Though flood is a natural environmental phenomenon, it can be greatly accelerated by human-induced activities as it is the case worldwide. Some floods may result in major disasters involving structural and erosion damages, disruption of socio-economic activities, loss of lives and properties, displacement of people, destruction of agricultural land and contamination of water and environment in general.
The director general said this is the appropriate time to construct drainages where they are necessary (but not provided), dredge river channels, clear blocked gutters and drainages, and pull down structures that are within the floodplains and flood paths.
There is a reasonable time to do that before the rains set in. According to the 2020 Seasonal Rainfall Prediction (SRP) made public recently by the Nigerian Meteorological Agency (NiMet), February 24 and June 22 are the predicted onset of rainfall in the South-south and Northern states respectively, while the respective predicted cessation dates are December 28th and September 26th. This implies that Nigeria is likely to experience longer period of rainy season in 2020 compared to year 2019, he added.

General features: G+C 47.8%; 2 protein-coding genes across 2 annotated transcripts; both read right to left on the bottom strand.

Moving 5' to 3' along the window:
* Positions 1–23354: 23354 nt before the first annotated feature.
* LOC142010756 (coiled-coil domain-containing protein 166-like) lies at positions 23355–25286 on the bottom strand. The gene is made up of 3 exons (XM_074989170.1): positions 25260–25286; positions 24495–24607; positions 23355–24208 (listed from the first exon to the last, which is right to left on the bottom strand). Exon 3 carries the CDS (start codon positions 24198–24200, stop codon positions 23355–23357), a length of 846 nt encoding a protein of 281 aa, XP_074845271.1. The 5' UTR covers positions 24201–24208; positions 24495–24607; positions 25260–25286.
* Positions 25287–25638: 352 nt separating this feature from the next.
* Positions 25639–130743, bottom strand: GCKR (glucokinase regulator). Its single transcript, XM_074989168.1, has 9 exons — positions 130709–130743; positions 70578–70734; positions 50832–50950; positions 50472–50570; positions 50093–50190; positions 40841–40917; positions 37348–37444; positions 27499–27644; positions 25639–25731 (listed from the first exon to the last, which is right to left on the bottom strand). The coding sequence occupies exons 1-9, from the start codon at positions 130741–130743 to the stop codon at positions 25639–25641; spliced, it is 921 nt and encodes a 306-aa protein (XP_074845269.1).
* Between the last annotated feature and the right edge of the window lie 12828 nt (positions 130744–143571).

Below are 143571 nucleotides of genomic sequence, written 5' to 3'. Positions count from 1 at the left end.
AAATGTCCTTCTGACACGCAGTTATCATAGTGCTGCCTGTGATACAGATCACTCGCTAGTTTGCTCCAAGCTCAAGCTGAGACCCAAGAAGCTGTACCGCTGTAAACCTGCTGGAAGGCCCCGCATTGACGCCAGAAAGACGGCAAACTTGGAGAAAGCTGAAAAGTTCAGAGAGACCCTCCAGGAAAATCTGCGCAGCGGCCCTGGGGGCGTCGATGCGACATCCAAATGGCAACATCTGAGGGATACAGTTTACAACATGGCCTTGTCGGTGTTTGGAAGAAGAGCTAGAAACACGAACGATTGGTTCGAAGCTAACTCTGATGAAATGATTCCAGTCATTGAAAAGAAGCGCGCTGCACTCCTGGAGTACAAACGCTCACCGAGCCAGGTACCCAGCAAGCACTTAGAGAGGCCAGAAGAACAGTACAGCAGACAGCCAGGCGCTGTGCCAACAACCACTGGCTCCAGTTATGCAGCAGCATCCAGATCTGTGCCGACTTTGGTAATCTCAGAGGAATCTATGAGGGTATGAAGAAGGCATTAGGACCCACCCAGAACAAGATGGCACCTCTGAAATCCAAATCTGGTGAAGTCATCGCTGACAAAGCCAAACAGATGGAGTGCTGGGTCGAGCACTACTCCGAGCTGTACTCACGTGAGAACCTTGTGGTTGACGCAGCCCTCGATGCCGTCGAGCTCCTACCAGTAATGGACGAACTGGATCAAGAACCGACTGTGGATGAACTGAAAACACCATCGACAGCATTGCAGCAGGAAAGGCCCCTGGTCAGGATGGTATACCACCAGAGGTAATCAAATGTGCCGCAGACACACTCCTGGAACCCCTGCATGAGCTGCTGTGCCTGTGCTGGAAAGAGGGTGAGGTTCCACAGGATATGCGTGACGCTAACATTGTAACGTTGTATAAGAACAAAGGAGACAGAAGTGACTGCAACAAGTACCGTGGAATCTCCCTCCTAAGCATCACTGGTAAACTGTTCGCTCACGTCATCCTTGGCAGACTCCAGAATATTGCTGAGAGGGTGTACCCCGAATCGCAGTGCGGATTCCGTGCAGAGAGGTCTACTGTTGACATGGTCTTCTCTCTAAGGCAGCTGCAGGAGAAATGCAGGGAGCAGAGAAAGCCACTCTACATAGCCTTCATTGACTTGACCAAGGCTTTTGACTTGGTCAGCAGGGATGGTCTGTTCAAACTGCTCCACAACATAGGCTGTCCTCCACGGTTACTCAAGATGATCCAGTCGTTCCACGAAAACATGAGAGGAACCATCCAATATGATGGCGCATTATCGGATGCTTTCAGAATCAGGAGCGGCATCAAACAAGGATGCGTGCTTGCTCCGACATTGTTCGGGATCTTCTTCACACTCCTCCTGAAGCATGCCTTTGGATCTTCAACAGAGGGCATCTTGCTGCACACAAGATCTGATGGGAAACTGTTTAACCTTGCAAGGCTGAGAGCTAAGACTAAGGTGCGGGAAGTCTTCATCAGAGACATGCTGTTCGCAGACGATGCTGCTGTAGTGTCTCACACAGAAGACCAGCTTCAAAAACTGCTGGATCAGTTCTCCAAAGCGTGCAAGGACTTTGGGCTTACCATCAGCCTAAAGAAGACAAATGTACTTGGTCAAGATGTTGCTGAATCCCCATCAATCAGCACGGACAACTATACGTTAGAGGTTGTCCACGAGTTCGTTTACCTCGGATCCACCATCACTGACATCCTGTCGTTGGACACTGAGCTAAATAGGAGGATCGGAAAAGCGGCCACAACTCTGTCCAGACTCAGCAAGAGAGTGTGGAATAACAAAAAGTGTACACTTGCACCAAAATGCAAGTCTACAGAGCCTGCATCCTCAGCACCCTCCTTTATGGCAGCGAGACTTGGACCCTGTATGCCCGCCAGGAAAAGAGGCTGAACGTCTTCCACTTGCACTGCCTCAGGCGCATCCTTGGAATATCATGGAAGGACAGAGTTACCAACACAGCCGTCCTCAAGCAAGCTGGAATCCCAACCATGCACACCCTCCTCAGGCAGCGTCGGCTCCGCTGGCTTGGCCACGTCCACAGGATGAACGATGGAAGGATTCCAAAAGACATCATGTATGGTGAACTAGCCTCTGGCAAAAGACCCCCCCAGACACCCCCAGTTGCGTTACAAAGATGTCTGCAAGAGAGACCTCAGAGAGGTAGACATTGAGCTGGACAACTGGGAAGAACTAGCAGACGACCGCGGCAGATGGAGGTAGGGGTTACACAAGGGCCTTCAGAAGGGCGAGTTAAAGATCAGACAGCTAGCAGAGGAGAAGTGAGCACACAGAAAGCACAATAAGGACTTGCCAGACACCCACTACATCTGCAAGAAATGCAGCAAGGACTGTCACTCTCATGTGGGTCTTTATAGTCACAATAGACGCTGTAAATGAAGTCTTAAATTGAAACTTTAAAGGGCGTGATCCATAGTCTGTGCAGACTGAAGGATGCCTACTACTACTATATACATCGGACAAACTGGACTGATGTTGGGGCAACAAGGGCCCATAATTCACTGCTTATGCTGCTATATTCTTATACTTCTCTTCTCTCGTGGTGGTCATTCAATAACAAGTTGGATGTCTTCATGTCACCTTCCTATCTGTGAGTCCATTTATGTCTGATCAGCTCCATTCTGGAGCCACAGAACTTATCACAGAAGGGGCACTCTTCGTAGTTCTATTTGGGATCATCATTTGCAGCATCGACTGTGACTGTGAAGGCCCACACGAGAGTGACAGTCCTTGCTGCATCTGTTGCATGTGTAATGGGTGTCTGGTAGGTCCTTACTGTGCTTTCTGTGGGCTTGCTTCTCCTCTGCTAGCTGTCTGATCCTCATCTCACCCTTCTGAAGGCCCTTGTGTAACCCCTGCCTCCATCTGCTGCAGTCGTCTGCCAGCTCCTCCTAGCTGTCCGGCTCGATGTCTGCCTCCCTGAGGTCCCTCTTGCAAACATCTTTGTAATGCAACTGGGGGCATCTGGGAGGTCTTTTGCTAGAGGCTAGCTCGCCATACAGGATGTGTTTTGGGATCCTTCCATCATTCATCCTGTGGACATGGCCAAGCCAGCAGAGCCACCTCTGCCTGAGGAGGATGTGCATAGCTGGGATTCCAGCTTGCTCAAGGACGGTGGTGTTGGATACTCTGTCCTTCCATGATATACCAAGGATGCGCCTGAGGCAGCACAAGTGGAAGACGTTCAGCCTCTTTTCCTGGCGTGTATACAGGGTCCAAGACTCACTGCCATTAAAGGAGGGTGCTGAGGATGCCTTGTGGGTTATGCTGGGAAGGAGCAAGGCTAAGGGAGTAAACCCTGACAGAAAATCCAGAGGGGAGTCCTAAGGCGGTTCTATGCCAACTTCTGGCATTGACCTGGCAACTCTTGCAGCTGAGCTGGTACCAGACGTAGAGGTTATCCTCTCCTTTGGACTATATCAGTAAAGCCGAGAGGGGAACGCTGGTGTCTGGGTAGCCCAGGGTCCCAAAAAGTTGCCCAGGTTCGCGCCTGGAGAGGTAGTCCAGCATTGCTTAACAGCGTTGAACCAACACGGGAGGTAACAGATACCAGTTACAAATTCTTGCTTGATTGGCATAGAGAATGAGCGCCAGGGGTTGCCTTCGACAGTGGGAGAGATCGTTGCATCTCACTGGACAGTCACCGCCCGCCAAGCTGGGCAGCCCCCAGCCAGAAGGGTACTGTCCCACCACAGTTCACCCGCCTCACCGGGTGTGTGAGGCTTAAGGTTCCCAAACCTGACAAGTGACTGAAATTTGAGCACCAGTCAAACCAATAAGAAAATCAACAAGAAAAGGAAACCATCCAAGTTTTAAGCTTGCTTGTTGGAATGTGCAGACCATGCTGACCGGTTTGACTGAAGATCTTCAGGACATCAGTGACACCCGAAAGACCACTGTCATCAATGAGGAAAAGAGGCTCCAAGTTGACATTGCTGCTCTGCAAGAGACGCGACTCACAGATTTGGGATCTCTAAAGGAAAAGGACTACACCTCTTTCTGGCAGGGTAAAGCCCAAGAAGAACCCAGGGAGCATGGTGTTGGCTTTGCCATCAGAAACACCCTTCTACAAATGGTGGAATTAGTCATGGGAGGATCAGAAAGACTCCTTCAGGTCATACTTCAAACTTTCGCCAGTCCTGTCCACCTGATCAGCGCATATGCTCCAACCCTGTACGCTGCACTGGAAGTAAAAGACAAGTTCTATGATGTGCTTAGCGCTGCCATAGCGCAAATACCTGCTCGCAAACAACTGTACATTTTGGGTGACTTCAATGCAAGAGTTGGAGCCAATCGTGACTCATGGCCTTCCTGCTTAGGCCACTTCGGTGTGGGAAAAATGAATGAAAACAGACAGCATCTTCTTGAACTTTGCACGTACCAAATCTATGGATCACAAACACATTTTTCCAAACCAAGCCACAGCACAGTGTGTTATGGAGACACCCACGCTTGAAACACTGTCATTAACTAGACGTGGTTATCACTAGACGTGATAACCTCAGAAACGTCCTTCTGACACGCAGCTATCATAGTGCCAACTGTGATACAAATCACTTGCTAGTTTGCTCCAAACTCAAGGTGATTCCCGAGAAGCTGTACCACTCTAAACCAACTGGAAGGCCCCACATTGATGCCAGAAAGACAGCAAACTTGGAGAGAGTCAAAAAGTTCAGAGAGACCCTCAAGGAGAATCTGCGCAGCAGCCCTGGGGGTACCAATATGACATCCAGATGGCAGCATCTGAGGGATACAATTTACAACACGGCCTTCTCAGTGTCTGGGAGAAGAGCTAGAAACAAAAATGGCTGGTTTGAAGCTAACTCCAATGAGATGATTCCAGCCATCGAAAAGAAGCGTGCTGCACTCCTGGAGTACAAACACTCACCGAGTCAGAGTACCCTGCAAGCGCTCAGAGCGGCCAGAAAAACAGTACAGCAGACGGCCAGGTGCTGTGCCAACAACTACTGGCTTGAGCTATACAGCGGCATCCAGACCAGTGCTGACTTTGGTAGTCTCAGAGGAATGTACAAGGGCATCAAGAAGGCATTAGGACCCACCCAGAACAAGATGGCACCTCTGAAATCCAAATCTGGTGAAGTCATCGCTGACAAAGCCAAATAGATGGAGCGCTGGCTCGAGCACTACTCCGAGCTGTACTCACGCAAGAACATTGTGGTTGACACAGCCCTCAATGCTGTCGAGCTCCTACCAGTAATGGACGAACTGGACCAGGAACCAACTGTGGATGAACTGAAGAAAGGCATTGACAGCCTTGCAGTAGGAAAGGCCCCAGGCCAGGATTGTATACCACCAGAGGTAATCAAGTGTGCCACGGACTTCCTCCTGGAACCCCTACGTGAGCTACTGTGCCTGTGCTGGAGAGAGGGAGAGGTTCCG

Again, in September, the agency warned members of the public to expect more floods in the months of September and October.
Nze, gave the warning at a press briefing in Abuja, saying that the current flood level sighted in Niamey poses a dangerous threat to the country.
Nze explained that any release of excess water from the dams in countries upstream Rivers Niger and Benue this year would have more negative impacts on Nigeria, which is located downstream of countries in the Niger Basin.
He identified the highly vulnerable states as Kebbi, Niger, Kwara, Kogi, Anambra, Edo, Delta, Rivers and Bayelsa.